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1:39 D3 lesson by

This lesson will show you how to add margins to your D3 charts to give them the elbow room they deserve.

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This lesson will show you how to add margins to your D3 charts to give them the elbow room they deserve.


Hi Ben,

I'm not sure if I fully understand how the margins are being set. I understand the object where we are defining all the margins, but I'm having trouble wrapping my mind around why we subtract it from the #chartArea width and height and then add it back in for the SVG width and height. I also don't really understand the "transform" using margin.left + margin.top. Any further explanation would be wonderful.


In reply to egghead.io

Ben Clinkinbeard: There's a well established way in D3 to add margins to charts. You can do things like add axes without affecting the rest of your charting code. The way you do that is with a margin object like you see here.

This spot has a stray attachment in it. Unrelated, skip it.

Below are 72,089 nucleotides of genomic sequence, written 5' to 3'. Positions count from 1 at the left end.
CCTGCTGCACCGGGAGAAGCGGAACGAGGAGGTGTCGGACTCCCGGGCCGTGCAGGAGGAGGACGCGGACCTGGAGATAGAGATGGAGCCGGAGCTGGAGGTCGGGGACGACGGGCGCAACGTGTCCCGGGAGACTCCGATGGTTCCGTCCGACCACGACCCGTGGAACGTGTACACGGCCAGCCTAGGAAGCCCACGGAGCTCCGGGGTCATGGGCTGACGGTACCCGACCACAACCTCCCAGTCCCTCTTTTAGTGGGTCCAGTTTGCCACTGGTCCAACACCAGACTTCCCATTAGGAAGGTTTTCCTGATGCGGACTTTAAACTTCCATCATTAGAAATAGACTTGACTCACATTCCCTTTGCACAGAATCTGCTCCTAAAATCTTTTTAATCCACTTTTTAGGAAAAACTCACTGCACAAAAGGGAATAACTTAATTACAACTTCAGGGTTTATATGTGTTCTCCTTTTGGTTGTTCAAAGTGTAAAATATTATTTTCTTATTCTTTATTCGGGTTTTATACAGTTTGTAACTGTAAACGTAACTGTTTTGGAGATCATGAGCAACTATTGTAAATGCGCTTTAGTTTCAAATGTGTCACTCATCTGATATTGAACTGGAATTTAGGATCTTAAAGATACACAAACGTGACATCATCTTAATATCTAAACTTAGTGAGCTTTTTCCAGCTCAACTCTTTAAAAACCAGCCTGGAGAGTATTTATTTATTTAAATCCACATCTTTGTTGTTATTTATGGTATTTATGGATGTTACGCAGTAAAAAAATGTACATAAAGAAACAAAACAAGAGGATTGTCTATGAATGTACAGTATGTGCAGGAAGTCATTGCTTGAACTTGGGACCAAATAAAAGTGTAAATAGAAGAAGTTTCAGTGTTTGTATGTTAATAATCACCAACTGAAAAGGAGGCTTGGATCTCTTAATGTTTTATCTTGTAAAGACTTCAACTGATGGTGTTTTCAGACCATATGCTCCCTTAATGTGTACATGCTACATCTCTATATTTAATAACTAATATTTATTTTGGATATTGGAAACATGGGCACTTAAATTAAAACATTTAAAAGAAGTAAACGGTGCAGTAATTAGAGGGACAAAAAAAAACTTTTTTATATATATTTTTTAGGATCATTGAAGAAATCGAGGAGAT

Once you have that margin object defined, you are going to want to update your width and height properties and subtract the horizontal properties from your width and the vertical properties from your height, so you're working with an inner size to the chart.

Once you do that, you need to add those margin properties back into the code that creates the SBG tag. Our SBG tag is filling up that whole outer size of 400 by 300.

The last step is to add a G element which is a graphics container in SBG. Then offset that graphic element by our left and top margins.

It is worth noting that since we're appending this G element, our SBG variable up here is going to be referring to that graphic element and not the SBG tag itself. Since the G element is what we want to work with, that's OK.

Since we started with margins of zero for everything, nothing looks different. It looks the same as it did before. You can see now, if we go up here and modify those properties, our chart will update and redraw itself and give us plenty of room to create our axes here.

Joel's Head
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